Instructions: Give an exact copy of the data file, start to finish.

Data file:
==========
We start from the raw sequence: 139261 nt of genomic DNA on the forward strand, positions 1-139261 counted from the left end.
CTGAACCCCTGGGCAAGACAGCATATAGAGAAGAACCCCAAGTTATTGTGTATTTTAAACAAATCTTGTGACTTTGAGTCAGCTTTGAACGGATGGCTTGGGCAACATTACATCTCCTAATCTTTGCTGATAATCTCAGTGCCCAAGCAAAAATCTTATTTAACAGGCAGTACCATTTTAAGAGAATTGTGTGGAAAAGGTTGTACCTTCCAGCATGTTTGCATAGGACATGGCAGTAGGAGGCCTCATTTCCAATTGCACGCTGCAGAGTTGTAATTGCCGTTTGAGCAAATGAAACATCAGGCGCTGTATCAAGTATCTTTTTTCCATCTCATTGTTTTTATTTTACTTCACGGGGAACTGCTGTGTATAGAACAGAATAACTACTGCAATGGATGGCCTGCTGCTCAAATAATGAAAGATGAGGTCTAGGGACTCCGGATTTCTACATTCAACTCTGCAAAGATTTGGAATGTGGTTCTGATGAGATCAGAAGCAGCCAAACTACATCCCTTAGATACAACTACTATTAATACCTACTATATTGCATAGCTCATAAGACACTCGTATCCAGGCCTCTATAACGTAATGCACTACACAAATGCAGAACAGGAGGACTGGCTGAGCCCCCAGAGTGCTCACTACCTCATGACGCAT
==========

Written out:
We start from the raw sequence: 139261 nt of genomic DNA on the forward strand, positions 1-139261 counted from the left end.
CTGAACCCCTGGGCAAGACAGCATATAGAGAAGAACCCCAAGTTATTGTGTATTTTAAACAAATCTTGTGACTTTGAGTCAGCTTTGAACGGATGGCTTGGGCAACATTACATCTCCTAATCTTTGCTGATAATCTCAGTGCCCAAGCAAAAATCTTATTTAACAGGCAGTACCATTTTAAGAGAATTGTGTGGAAAAGGTTGTACCTTCCAGCATGTTTGCATAGGACATGGCAGTAGGAGGCCTCATTTCCAATTGCACGCTGCAGAGTTGTAATTGCCGTTTGAGCAAATGAAACATCAGGCGCTGTATCAAGTATCTTTTTTCCATCTCATTGTTTTTATTTTACTTCACGGGGAACTGCTGTGTATAGAACAGAATAACTACTGCAATGGATGGCCTGCTGCTCAAATAATGAAAGATGAGGTCTAGGGACTCCGGATTTCTACATTCAACTCTGCAAAGATTTGGAATGTGGTTCTGATGAGATCAGAAGCAGCCAAACTACATCCCTTAGATACAACTACTATTAATACCTACTATATTGCATAGCTCATAAGACACTCGTATCCAGGCCTCTATAACGTAATGCACTACACAAATGCAGAACAGGAGGACTGGCTGAGCCCCCAGAGTGCTCACTACCTCATGACGCAT